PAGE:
Skip to main content
Best News Website or Mobile Service
WAN-IFRA Digital Media Awards Worldwide
Best News Website or Mobile Service
Digital Media Awards Worldwide
Hamburger Menu



commentary Commentary

Commentary: Coffee - your daily cup has a climate cost

The process that brought you your morning latte could have produced half a kilogram of carbon dioxide, say two UCL environmental researchers.

Commentary: Coffee - your daily cup has a climate cost

FILE PHOTO: A cup of latte coffee is pictured at a cafe in Sydney, Australia, May 12, 2014. REUTERS/Jason Reed/File Photo

LONDON: For many of us, coffee is essential. It allows us to function in the morning and gives a much needed boost during the day.

But in our research documents the effect that our favourite caffeine hit has on the planet.

Weight for weight, coffee produced by the least sustainable means generates as much carbon dioxide as cheese and has a carbon footprint only half that of one of the worst offenders – beef.

And that’s all before adding milk, which carries its own hefty environmental baggage.

Over 9.5 billion kg of coffee is produced around the world each year, with a total trade value of US$30.9 billion.

Global coffee demand is expected to triple production by 2050, raising pressure on forests and other habitats in the tropical regions where it’s grown as farmers look for new land to till.

Fortunately, there are greener ways of growing coffee.

READ: Commentary: A necessity Singaporeans cannot afford – more sleep

In our study, we calculated and compared the carbon footprints of conventional and sustainable Arabica coffee – the beans baristas use to make a high-quality brew – from two of the world’s largest producers, Brazil and Vietnam.

We found that changing how coffee is grown, transported and consumed can slash the crop’s carbon emissions by up to 77 per cent.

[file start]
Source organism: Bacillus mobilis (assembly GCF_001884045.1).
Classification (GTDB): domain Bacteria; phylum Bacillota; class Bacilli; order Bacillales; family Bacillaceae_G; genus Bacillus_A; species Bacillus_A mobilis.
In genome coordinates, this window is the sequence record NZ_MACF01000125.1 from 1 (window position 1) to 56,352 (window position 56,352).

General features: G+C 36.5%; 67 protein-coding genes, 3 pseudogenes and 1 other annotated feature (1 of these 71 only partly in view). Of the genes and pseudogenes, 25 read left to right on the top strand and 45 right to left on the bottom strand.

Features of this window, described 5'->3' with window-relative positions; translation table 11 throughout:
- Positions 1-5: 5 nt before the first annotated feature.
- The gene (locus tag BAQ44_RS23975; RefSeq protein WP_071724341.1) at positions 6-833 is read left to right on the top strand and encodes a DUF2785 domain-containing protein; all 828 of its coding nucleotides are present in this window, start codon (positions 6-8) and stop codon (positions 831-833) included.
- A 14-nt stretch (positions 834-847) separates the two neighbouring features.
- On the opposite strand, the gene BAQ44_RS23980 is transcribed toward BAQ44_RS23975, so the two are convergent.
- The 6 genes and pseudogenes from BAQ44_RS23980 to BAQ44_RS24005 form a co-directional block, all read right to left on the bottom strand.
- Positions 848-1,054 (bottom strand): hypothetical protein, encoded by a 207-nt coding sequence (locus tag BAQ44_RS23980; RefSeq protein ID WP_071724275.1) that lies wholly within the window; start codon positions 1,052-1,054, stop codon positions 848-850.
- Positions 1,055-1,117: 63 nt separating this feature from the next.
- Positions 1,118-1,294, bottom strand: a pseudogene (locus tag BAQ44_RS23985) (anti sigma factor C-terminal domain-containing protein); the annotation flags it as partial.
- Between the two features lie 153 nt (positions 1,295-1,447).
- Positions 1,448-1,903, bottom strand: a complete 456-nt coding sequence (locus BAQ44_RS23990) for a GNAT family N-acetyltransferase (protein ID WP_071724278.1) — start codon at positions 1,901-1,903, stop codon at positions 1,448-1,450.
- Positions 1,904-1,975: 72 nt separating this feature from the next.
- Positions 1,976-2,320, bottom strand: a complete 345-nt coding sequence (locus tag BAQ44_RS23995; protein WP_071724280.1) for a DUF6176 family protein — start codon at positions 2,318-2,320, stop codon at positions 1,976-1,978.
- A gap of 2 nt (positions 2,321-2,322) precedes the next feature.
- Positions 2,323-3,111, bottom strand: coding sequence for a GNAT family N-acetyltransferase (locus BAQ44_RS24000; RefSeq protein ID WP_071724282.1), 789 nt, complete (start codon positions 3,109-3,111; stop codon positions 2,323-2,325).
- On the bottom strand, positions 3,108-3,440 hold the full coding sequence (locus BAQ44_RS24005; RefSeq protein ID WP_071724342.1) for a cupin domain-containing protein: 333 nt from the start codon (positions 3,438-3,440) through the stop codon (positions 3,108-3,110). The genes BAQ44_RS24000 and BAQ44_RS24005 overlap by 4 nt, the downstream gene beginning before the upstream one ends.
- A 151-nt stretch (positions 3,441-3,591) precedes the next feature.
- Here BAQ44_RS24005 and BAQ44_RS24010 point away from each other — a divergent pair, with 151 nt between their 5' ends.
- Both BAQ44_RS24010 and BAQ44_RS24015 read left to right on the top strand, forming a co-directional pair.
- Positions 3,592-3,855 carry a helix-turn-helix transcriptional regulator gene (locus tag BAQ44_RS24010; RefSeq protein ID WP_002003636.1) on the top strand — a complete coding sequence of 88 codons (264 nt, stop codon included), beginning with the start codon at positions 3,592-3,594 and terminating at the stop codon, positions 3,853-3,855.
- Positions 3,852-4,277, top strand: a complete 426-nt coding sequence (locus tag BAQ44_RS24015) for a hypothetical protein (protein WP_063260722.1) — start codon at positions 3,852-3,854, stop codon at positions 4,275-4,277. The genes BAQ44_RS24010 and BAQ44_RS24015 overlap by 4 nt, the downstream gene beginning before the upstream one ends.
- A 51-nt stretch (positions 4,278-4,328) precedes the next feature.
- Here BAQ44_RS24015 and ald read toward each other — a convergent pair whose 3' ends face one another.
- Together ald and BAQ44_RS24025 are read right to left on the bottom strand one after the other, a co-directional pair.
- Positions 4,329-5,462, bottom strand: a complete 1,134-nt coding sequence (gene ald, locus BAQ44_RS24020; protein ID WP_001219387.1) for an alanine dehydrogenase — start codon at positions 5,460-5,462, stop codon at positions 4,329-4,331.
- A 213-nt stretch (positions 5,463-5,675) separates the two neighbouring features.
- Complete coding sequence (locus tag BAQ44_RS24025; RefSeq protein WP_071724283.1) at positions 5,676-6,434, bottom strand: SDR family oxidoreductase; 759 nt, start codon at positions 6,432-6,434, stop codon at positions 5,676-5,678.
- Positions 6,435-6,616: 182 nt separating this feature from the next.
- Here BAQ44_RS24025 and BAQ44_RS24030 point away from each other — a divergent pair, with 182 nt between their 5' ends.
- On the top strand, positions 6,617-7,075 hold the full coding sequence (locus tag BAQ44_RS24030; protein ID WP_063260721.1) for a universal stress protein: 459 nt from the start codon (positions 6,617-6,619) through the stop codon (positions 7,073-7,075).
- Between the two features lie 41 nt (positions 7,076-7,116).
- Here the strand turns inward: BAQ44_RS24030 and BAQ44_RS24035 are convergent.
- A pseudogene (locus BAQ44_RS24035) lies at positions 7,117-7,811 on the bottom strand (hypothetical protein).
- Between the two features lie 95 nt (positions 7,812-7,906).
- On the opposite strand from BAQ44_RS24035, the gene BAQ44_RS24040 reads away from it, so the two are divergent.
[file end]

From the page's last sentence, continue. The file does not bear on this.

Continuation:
Growing a single kilogramme of Arabica coffee in either country and exporting it to the UK produces greenhouse gas emissions equivalent to 15.33 kg of carbon dioxide on average.

An illustration picture shows a coffee cup and roasted coffee beans in Brussels, Belgium May 1, 2017. (Photo: REUTERS/Eric Vidal)

That’s raw, pre-roasted beans (otherwise known as “green coffee”) produced using conventional methods.

But by using less fertiliser, managing water and energy use more efficiently during milling and exporting the beans by cargo ship rather than aeroplane, that figure falls to 3.51 kg of CO₂ equivalent per kg of coffee.

The average cup of coffee contains about 18g of green coffee, so 1 kg of it can make 56 espressos. Just one espresso has an average carbon footprint of about 0.28 kg, but it could be as little as 0.06 kg if grown sustainably.

But what if you like your coffee with milk? Lattes have a carbon footprint of about 0.55 kg, followed by cappucinos on 0.41 kg and flat whites on 0.34 kg.

READ: Commentary: Going meatless doesn’t have to be a dilemma for the Singaporean foodie

But when the coffee is produced sustainably, these values fall to 0.33 kg, 0.2 kg and 0.13 kg respectively. Using non-dairy milk alternatives is one way to make white coffee more green.


There are plenty of other ways to shrink the carbon footprint of sustainable coffee even further, like replacing chemical fertilisers with organic waste and using renewable energy to power farm equipment.

Roasting coffee beans in their country of origin makes them lighter during transport too, so vessels can burn less fuel transporting the same amount of coffee.

Of course, it’s not just carbon emissions that leave a bitter taste. The coffee industry is plagued by other environmental issues, such as water pollution and habitat destruction.

Certification schemes exist to ensure coffee meets a minimum ethical standard during its journey from crop field to shop shelf.

These schemes need constant improvement as the industry grows. One way to do that would be including our recommendations for growing more climate-friendly coffee, so that people can buy certified coffee with confidence that their daily luxury isn’t costing the Earth.

Listen to one expert break down how climate change is messing with your food on CNA's The Climate Conversations podcast:

Mark Maslin is Professor of Earth System Science, UCL. Carmen Nab is a PhD Candidate in Environmental Science at the same university. This first appeared on The Conversation.

Source: CNA/sl


Also worth reading